Dissertation/Thesis Abstract

Resilient TDMA-based Communication Algorithm for Dynamic Ad-hoc Networks and Formal Verification
by Tyagi, Neha, M.S., California State University, Long Beach, 2018, 65; 10752255
Abstract (Summary)

In recent years, within the broad context of mobile communication systems, a significant research has been evolved in the study of wireless ad-hoc networks. Due to the self-organizing nature of these networks, efficient delivery of data packets to the mobile nodes, where the topology is neither pre-determined nor does the network have central control, many problems arise in order to ensure a persistent communication. Packet loss in a multi-hop network is a major concern for ad-hoc distributed networks based systems. MAC layer contention is much more severe in multihop ad hoc networks as compared to wireless LANs. To mitigate this problem, we present a distributed, TDMA and slotted ALOHA protocol based communication approach for mobile robots in ad-hoc networks. Our work focuses on real time communication in a dynamic network where nodes can leave and join the network anytime. In this thesis, we propose an algorithm to establish self-sustaining communication among nodes. In our system processes become aware of their surrounding using slotted ALOHA protocol. Our system ensures self-stability by detecting lost messages and reset the system to ALOHA. Subsequently the system initiates the communication process again.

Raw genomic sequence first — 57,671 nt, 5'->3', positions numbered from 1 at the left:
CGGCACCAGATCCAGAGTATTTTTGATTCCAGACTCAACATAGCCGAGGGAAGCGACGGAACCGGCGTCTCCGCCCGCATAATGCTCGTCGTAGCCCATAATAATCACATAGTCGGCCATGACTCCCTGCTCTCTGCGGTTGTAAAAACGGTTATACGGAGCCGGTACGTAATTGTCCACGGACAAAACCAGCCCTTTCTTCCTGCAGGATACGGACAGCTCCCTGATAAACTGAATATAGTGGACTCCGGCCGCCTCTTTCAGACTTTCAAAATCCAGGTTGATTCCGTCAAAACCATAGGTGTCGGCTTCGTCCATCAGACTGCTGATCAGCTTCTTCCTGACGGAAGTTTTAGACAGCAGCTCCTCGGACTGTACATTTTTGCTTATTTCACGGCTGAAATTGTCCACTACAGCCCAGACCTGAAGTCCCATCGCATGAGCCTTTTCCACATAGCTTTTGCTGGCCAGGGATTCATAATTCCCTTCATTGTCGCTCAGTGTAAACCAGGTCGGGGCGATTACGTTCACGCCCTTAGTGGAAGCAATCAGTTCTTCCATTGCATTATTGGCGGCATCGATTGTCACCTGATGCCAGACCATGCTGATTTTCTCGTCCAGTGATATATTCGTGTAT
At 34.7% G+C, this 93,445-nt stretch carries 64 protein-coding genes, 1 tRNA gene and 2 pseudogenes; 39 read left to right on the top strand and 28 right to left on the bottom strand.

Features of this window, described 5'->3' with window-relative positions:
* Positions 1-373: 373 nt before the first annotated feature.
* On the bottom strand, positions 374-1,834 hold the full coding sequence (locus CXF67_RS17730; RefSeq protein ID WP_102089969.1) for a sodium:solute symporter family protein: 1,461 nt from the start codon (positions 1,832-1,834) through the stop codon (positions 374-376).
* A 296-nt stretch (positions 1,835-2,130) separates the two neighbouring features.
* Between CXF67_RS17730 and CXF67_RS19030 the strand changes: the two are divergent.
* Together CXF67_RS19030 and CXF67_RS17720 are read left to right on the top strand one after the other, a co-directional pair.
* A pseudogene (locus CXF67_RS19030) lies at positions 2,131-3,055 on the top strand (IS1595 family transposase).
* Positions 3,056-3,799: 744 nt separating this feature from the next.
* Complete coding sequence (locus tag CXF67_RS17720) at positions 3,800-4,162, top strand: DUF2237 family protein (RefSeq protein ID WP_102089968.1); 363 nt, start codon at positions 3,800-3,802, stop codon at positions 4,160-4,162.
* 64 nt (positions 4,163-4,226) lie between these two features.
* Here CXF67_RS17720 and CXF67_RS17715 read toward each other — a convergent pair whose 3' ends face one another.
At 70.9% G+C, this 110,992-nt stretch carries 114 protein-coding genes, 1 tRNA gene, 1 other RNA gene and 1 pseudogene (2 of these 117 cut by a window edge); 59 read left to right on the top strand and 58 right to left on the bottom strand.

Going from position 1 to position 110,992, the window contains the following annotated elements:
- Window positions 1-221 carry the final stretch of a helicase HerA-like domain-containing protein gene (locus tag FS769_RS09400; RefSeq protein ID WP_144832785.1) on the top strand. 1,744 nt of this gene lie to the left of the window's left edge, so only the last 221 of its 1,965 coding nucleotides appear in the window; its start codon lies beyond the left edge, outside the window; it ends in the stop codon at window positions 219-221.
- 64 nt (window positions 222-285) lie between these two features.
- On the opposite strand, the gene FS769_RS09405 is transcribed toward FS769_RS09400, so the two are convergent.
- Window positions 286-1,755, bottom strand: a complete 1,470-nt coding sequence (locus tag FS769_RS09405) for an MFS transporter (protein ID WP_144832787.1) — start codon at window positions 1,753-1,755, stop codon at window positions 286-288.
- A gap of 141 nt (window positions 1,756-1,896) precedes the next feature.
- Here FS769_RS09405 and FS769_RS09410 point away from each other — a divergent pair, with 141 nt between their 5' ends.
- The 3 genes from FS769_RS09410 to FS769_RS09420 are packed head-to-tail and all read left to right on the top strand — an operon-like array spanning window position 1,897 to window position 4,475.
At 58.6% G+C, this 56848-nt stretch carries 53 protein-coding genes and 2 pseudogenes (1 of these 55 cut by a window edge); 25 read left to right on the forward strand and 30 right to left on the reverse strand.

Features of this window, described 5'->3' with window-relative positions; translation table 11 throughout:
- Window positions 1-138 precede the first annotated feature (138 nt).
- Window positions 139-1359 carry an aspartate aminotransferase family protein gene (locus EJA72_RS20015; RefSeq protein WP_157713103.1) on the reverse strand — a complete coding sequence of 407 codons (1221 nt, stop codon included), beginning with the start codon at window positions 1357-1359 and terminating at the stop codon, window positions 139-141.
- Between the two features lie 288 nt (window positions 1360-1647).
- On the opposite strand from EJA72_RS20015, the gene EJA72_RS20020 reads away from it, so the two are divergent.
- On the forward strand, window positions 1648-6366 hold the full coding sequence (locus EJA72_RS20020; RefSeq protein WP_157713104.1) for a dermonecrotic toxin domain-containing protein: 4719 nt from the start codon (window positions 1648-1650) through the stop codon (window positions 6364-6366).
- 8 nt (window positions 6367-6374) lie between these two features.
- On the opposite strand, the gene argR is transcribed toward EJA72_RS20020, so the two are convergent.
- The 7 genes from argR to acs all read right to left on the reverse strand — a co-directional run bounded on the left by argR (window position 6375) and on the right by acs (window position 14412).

Our work shows that with combined ALOHA and TDMA protocol, a resilient and robust communication is achievable, where the packet loss is minimum. Our work also shows that self sustaining distributed communication is possible with minimum transitions to the different communication states, such as ALOHA to TDMA. This thesis demonstrates a successful communication process among mobile robotic nodes using our proposed algorithm. In this thesis, we also define the safety, liveness, and fairness properties using linear time logic (LTL) to verify the correctness of the proposed algorithm. We have defined these properties for our algorithm. We then verify the system for these properties under error prone conditions such as message loss, along with this we also make sure that our algorithm follows a fair approach of resource allocation and never end in an undesirable state. We have modeled our communication algorithm using SPIN model checker. SPIN is based on PROMELA language and provides an extensive user interface to define the model and verify the properties using Formal Methods of Verification.

Indexing (document details)
Advisor: Ponce, Oscar Morales
Commitee: Ebert, Todd, Englert, Burkhard
School: California State University, Long Beach
Department: Computer Engineering and Computer Science
School Location: United States -- California
Source: MAI 58/01M(E), Masters Abstracts International
Subjects: Computer science
Publication Number: 10752255
ISBN: 978-0-438-19620-9
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